• Gerwig's delivery and the overall tone seems very arch and that could be hard to pull off in a full length feature.

The Trailer

  • Are you a yes, no or maybe so?
  • Do you prefer the phrase "I'm depressed" or "I'm in a tailspin"?

I was going to ask you if you considered tap dancing highly effective therapy but... duh! That goes without saying.

Friday
Feb172012

Open Thread

I've been offline today. Apologies. What's on *your* cinematic mind. Help me jump back into movie madness with your comments.

Friday
Feb172012

Complete the JGL Sentences...

JGL announcing his directorial debut earlier this monthHappy Birthday to Joseph Gordon-Levitt who turns 31 today, which is a great age to turn. He's been busy busy busy as noted last week. So complete these JGL sentences.

  • Joseph Gordon-Levitt is ___________ !
  • My favorite performance of his is _____________ because _______________ . 
  • I think he should work with  _____________________  because _____________ !
Friday
Feb172012

Bluebeard's Wives

Prepare to die!"

Thursday
Feb162012

Oscar's Best Animated Short Nominees. Predictions!

Amir here. Thanks to Shorts International and TIFF, I’ve had the privilege of watching the nominees for Oscar’s short categories before the ceremony for the first time. As enjoyable as it is to finally have a horse in these races and not leave that part of the telecast to refill my alcohol, I’m sad to say that I found this year’s nominees not just short, but also slight. Not that all the films are disappointing, mind you. There are some gems to be found but compared to last year’s batch, this was a letdown.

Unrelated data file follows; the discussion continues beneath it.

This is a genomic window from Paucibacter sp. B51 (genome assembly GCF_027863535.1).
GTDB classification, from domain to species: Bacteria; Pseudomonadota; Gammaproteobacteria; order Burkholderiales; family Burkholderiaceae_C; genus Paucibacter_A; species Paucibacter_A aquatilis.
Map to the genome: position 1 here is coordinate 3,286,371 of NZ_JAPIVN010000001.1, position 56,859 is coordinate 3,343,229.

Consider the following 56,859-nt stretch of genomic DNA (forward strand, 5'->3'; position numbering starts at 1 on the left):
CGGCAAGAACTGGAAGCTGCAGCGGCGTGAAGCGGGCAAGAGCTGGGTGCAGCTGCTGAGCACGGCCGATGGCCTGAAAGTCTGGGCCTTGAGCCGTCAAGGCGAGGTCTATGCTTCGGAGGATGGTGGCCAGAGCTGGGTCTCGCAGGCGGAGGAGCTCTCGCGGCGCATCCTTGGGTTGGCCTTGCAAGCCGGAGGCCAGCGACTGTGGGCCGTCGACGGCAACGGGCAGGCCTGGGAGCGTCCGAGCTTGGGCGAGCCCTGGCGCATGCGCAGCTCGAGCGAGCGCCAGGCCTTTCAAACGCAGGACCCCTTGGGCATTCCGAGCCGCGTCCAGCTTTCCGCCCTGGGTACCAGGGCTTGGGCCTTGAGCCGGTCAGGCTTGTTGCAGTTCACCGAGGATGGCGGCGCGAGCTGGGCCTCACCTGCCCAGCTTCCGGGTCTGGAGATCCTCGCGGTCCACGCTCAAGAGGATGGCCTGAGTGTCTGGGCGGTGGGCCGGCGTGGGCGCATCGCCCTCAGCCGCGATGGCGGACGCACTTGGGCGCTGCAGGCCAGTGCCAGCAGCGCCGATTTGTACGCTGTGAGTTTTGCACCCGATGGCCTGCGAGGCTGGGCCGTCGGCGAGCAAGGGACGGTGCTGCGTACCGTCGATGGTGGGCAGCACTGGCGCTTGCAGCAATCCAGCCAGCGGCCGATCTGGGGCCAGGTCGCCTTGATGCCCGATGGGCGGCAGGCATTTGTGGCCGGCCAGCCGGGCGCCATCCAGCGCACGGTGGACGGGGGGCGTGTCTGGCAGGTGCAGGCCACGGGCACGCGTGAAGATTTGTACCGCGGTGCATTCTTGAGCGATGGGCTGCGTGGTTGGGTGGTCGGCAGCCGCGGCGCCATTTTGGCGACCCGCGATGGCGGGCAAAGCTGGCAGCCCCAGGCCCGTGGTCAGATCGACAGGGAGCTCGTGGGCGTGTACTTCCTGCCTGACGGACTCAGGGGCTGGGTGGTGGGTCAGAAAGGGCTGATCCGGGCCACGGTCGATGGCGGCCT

Pixar's "La Luna"

Without further ado...we’ll take a look at the animated films today and I will be back with the live actions over the weekend. (TIFF inexplicably scrapped the documentary shorts from its schedule. If you’re filling your Oscar pools, however, the smart money seems to be on Saving Face. I’ve not yet heard a single bad word about that film.)

Dimanche/SundayDimanche is about a young boy whose dull Sunday routine of going to the church and spending the day with his grandparents is only improved by deforming coins on the train tracks! There’s a pro-environment message as the grizzly bear on the coin comes to life and interacts with the boy, but barring a few funny moments, the film is as lifeless as its premise suggests. The colourless and sketchy design of the animation doesn’t help the film’s cause either.